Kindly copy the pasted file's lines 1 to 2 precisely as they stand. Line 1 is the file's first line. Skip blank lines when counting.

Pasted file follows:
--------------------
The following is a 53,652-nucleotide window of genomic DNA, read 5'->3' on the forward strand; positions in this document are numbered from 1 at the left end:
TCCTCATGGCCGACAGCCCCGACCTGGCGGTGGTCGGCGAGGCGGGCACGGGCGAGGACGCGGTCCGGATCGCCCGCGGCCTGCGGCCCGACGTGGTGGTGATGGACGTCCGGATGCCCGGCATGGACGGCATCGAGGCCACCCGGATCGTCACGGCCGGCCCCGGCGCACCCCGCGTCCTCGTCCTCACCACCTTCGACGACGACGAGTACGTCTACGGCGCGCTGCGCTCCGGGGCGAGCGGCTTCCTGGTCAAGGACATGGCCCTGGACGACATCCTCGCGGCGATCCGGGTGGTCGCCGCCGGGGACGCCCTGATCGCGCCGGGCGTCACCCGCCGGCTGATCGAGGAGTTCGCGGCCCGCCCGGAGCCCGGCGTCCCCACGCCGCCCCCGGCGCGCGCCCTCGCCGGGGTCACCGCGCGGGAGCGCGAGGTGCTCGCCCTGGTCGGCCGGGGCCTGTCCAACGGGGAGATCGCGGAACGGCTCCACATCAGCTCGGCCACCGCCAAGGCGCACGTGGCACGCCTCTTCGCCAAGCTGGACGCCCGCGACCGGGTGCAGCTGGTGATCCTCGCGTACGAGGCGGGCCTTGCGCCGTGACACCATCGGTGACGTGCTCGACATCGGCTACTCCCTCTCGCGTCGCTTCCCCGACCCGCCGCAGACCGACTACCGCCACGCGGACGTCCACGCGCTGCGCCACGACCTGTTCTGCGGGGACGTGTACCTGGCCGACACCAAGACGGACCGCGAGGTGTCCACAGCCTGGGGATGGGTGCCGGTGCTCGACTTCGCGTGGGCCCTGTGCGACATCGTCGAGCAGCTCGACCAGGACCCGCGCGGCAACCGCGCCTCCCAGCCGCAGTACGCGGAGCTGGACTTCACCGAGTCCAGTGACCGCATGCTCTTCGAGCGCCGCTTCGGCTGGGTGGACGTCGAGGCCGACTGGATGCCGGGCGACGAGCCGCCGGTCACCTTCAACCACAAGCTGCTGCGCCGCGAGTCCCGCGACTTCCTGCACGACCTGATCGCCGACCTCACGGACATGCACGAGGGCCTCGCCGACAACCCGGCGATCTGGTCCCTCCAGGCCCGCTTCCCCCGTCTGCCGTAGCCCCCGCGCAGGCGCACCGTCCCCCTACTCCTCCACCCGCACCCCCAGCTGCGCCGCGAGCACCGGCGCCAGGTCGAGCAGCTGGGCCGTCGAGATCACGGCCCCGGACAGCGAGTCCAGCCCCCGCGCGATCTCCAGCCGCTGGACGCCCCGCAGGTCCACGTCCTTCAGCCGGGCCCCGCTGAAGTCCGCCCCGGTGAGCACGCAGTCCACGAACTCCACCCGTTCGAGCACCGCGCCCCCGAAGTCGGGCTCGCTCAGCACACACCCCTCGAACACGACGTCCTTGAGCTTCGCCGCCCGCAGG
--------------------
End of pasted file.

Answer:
The following is a 53,652-nucleotide window of genomic DNA, read 5'->3' on the forward strand; positions in this document are numbered from 1 at the left end:
TCCTCATGGCCGACAGCCCCGACCTGGCGGTGGTCGGCGAGGCGGGCACGGGCGAGGACGCGGTCCGGATCGCCCGCGGCCTGCGGCCCGACGTGGTGGTGATGGACGTCCGGATGCCCGGCATGGACGGCATCGAGGCCACCCGGATCGTCACGGCCGGCCCCGGCGCACCCCGCGTCCTCGTCCTCACCACCTTCGACGACGACGAGTACGTCTACGGCGCGCTGCGCTCCGGGGCGAGCGGCTTCCTGGTCAAGGACATGGCCCTGGACGACATCCTCGCGGCGATCCGGGTGGTCGCCGCCGGGGACGCCCTGATCGCGCCGGGCGTCACCCGCCGGCTGATCGAGGAGTTCGCGGCCCGCCCGGAGCCCGGCGTCCCCACGCCGCCCCCGGCGCGCGCCCTCGCCGGGGTCACCGCGCGGGAGCGCGAGGTGCTCGCCCTGGTCGGCCGGGGCCTGTCCAACGGGGAGATCGCGGAACGGCTCCACATCAGCTCGGCCACCGCCAAGGCGCACGTGGCACGCCTCTTCGCCAAGCTGGACGCCCGCGACCGGGTGCAGCTGGTGATCCTCGCGTACGAGGCGGGCCTTGCGCCGTGACACCATCGGTGACGTGCTCGACATCGGCTACTCCCTCTCGCGTCGCTTCCCCGACCCGCCGCAGACCGACTACCGCCACGCGGACGTCCACGCGCTGCGCCACGACCTGTTCTGCGGGGACGTGTACCTGGCCGACACCAAGACGGACCGCGAGGTGTCCACAGCCTGGGGATGGGTGCCGGTGCTCGACTTCGCGTGGGCCCTGTGCGACATCGTCGAGCAGCTCGACCAGGACCCGCGCGGCAACCGCGCCTCCCAGCCGCAGTACGCGGAGCTGGACTTCACCGAGTCCAGTGACCGCATGCTCTTCGAGCGCCGCTTCGGCTGGGTGGACGTCGAGGCCGACTGGATGCCGGGCGACGAGCCGCCGGTCACCTTCAACCACAAGCTGCTGCGCCGCGAGTCCCGCGACTTCCTGCACGACCTGATCGCCGACCTCACGGACATGCACGAGGGCCTCGCCGACAACCCGGCGATCTGGTCCCTCCAGGCCCGCTTCCCCCGTCTGCCGTAGCCCCCGCGCAGGCGCACCGTCCCCCTACTCCTCCACCCGCACCCCCAGCTGCGCCGCGAGCACCGGCGCCAGGTCGAGCAGCTGGGCCGTCGAGATCACGGCCCCGGACAGCGAGTCCAGCCCCCGCGCGATCTCCAGCCGCTGGACGCCCCGCAGGTCCACGTCCTTCAGCCGGGCCCCGCTGAAGTCCGCCCCGGTGAGCACGCAGTCCACGAACTCCACCCGTTCGAGCACCGCGCCCCCGAAGTCGGGCTCGCTCAGCACACACCCCTCGAACACGACGTCCTTGAGCTTCGCCGCCCGCAGG